The Czech central bank raised its key interest rate on Wednesday for a third consecutive policy session and for the fourth time this year, as policymakers assessed that risks to the inflation outlook were balanced.
The Bank Board of the Czech National Bank raised the benchmark 2-week repo rate by 25 basis points to 1.50 percent, in line with economists’ expectations.
Six members voted in favor of this decision and one member voted for leaving
interest rates unchanged, the bank said in a statement.
The Lombard rate was raised by 25 basis points to 2.25 percent, while the discount rate by 20 basis points to 0.25 percent.
The bank raised the key interest rate by a quarter-point each in August, June and February.
According to the bank’s current forecast, inflation is set to be above the 2 percent target this year. Inflation is projected to return to target thereafter and to remain close to the target during 2020.
“Consistent with this outlook is a continued rise in interest rates towards their long-run neutral level, the CNB said.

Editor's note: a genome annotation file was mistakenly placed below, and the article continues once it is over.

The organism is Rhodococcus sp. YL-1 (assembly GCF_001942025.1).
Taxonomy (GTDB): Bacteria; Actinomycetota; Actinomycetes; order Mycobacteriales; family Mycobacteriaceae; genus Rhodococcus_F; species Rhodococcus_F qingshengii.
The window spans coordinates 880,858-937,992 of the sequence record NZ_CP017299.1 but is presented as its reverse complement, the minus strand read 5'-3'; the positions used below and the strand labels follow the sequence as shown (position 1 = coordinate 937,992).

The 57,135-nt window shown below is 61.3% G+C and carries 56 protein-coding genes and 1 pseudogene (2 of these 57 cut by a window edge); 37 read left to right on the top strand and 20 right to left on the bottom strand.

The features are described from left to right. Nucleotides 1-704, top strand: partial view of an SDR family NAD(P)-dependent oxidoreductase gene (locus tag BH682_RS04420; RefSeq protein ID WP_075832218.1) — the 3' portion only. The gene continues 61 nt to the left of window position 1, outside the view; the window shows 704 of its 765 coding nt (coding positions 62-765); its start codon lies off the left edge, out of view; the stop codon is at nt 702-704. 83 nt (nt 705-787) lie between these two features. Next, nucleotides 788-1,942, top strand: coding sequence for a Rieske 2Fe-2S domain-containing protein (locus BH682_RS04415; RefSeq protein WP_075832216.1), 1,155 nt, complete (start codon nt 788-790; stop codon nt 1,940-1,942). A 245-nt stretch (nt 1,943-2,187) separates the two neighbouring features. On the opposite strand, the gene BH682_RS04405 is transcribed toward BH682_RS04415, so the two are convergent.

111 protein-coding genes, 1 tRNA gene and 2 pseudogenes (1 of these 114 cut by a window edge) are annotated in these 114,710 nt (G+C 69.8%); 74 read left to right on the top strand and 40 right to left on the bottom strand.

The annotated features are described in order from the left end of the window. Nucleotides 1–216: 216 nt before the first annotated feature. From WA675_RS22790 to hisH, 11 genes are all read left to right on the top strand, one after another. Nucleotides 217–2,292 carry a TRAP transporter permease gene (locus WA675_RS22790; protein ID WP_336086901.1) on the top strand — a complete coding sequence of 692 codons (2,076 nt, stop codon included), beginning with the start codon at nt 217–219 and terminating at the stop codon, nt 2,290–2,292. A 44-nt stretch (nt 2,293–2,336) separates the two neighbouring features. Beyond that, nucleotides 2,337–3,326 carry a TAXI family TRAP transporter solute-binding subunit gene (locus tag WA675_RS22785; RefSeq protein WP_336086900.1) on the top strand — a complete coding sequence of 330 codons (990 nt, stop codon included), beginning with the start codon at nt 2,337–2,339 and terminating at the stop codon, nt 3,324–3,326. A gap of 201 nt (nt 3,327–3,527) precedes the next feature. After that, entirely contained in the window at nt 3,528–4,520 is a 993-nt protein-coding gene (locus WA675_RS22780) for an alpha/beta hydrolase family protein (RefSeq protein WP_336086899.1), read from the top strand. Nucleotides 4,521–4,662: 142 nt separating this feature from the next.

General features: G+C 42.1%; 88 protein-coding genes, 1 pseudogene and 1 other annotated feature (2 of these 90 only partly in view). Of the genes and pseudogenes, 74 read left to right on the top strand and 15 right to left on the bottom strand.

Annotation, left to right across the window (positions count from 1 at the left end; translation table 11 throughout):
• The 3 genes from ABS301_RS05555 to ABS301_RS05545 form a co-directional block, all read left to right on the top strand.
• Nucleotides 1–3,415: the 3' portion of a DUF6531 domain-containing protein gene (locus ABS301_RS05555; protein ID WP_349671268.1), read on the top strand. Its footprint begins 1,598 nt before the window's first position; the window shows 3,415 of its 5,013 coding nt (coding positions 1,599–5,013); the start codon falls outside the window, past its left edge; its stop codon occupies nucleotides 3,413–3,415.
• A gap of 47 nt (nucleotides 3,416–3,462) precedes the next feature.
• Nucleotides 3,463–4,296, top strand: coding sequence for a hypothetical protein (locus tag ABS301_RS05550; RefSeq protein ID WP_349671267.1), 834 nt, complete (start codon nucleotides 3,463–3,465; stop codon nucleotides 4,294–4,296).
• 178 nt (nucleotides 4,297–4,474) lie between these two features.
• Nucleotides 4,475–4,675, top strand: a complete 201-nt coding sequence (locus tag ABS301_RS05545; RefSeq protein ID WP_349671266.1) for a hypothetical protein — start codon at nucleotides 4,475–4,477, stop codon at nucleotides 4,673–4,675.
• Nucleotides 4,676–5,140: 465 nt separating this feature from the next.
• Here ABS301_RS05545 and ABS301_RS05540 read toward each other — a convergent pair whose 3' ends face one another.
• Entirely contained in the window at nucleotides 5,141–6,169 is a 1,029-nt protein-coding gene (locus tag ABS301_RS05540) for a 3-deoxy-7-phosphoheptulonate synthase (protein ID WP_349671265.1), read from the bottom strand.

“The Bank Board assessed the risks to the current inflation forecast at the monetary policy horizon as being balanced and insignificant.”
However, “there is still general uncertainty stemming from the growth in protectionist measures in global trade and from Brexit-related events,” the bank added.
Capital Economics economist Liam Carson said the central bank remains worried about the rapid pace of wage growth and the above-target inflation. While wage growth is not supported by productivity gains, the acceleration in inflation is led by a pick-up in core inflation.
The research firm expects the Czech inflation rate to remain above target until the end of 2019.
Carson pointed out that firms are now starting to respond to higher labor costs by raising prices and the process is likely to continue.
“Against this backdrop, further monetary tightening is on the cards over the coming quarters,” the economist said.
“We expect that the policy rate will be raised to 2 percent by the end of 2019.”